4. The governing body is responsible for the health and safety of pupils and the design of the school uniform takes into account these factors. With respect to Shabina’s family’s specific request, any garment which is of ankle-length would present a health and safety risk to Shabina and other pupils in a school where there are many staircases that are very busy with pupil traffic at various times in the day.
5. The uniform policy has also been designed to facilitate the full range of National Curriculum subjects and the school cannot adopt variations to the policy that may preclude access for some pupils to all subjects.
6. I have noted that Shabina’s family opted to send Shabina to Denbigh High School at the time of her transition from Junior School despite the fact that they lived and still live outside the catchment area of the school. This required decisive action on their part when, under the terms of local admission policies, the most normal course of events would have been for Shabina to attend her catchment school. The family made this decision in full knowledge of the school’s uniform policy which is communicated clearly to prospective parents in writing, through oral and visual presentations and through meetings with staff.
7. I have also noted that Shabina attended the school for two full years without the family raising any objection to the uniform policy, despite the fact that it is constantly reiterated to parents and students in a variety of ways.
8. It is my view that the school has acted reasonably in consulting widely on its uniform policy and offering a version of the uniform that satisfies the requirements of the Islamic dress code and that it will not be appropriate to make any further provisions for individual’s interpretations of religious codes.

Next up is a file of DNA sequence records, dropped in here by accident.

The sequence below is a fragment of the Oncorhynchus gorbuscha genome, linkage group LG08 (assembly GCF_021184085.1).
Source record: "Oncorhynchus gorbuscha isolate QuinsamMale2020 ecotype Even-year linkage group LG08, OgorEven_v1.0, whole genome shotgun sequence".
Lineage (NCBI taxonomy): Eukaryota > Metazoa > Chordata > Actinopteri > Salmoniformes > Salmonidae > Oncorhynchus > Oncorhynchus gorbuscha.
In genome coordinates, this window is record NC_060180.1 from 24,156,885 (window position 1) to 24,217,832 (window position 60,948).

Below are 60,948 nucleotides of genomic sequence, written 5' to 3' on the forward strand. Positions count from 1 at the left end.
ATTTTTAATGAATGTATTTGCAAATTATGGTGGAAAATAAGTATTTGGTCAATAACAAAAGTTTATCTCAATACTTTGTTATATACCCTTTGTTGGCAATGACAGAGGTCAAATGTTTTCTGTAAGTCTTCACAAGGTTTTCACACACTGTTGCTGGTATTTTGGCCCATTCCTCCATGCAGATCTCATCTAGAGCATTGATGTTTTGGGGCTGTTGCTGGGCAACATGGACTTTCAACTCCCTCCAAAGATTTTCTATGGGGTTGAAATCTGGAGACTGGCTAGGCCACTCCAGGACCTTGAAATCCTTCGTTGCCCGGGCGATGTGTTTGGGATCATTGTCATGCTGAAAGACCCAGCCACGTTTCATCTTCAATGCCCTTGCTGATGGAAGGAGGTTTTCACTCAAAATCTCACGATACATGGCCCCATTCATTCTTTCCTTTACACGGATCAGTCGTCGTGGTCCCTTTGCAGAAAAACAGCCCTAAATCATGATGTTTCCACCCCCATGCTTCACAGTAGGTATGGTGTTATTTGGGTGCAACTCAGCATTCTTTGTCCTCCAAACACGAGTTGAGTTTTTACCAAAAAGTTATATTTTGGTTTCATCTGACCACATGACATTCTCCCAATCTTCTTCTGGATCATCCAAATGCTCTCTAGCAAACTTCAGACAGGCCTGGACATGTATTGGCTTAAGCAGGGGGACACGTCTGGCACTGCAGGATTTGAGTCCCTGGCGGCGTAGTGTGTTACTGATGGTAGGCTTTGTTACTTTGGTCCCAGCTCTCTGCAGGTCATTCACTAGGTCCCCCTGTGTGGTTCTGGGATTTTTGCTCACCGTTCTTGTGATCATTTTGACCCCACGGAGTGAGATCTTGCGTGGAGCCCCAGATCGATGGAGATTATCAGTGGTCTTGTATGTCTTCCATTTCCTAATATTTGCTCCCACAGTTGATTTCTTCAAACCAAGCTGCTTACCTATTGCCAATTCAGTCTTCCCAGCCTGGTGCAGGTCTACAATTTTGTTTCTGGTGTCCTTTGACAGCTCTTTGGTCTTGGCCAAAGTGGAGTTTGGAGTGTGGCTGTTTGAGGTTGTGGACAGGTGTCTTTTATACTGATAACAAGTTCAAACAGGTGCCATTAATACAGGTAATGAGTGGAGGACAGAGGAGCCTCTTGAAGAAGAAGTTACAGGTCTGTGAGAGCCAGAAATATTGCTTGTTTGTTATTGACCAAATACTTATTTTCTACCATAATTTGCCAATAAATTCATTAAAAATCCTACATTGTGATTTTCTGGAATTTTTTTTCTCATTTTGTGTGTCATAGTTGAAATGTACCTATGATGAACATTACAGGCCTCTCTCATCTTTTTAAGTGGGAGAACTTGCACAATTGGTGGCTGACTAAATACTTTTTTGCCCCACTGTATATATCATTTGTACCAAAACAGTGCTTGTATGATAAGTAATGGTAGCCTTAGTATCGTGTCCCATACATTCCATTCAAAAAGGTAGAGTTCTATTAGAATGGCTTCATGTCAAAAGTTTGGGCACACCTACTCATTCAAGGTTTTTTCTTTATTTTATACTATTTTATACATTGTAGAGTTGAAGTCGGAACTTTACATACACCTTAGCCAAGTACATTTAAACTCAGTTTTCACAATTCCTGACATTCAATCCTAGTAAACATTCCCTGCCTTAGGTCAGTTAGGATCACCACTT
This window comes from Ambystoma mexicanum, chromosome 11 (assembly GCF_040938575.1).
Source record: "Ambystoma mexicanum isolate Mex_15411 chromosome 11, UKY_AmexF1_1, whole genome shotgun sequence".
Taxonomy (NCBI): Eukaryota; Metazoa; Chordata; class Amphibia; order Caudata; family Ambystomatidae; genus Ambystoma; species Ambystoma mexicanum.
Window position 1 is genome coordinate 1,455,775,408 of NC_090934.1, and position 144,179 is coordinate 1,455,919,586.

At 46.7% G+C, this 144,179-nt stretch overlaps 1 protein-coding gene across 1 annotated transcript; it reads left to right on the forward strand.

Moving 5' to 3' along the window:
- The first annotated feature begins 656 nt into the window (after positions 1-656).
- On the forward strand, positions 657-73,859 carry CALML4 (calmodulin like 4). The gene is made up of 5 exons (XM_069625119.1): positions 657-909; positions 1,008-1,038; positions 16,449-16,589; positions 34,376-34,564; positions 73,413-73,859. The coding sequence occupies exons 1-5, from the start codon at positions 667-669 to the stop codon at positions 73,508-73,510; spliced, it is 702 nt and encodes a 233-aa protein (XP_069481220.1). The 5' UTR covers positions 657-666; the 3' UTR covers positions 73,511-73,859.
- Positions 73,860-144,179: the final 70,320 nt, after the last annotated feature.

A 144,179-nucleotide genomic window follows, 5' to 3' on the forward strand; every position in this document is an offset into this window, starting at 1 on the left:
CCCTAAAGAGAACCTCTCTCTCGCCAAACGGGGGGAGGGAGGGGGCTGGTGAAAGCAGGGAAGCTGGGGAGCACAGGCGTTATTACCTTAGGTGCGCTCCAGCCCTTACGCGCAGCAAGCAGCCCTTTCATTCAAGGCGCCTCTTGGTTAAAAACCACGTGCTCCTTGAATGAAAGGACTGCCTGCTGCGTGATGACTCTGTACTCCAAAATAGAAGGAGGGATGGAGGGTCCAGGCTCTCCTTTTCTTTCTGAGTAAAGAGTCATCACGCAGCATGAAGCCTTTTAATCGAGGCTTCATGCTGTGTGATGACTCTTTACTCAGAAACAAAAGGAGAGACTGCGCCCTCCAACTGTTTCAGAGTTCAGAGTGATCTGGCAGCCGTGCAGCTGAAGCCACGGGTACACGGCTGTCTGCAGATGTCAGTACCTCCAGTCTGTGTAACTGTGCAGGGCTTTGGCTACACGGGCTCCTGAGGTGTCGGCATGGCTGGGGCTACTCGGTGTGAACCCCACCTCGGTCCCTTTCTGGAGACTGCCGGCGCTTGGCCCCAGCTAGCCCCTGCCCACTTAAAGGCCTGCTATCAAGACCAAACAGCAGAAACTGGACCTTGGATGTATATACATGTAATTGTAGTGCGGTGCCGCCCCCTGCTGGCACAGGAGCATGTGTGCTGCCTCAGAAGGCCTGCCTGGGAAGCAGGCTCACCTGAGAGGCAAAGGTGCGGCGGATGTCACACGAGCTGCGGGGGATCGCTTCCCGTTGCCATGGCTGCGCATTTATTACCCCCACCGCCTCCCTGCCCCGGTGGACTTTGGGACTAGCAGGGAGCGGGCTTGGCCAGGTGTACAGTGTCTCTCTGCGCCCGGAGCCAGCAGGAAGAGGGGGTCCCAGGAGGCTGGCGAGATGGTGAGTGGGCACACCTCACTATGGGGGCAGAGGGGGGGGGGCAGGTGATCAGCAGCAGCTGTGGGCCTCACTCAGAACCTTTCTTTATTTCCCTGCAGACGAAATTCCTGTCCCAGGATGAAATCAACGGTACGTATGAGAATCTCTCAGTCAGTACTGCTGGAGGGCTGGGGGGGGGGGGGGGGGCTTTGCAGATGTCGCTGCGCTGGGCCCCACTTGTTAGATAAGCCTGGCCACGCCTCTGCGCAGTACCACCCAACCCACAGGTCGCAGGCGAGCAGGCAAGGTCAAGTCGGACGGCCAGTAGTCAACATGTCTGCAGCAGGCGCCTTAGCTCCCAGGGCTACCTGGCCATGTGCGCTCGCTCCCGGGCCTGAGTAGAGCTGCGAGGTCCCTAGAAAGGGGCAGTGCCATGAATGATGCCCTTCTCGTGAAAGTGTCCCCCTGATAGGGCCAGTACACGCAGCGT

I should advise you that if the family remains dissatisfied with my decision, they have the right to request a review by the Governing Body Complaints Committee under the terms of Stage 4 of the School Complaints Policy, a copy of which has been previously forwarded to you. If the family wishes to pursue this course of action, they should write to Mr D Connor, Clerk to Governors, at the school address, who will arrange for the Committee to be convened.
Finally I would like to express my hope that, in the interests of Shabina’s education, she will return to school as soon as possible to resume her studies.”
26. In the meantime Ms Spencer, solicitor advocate, of the Children’s Legal Centre in Essex, had been instructed for the Claimant. On 11 September she put to the Defendant two proposals to compromise the matter to enable the Claimant to return to school. The Claimant would attend school wearing the jilbab but would agree to be educated in the Inclusive Learning Room away from the main school community. Alternatively, the Claimant would attend school wearing a school uniform that accorded with her beliefs, which required a simple adjustment to the school uniform. She would still wear a white shirt and tie, but her arms and legs would be covered by one dark garment in accordance with the school’s uniform colours.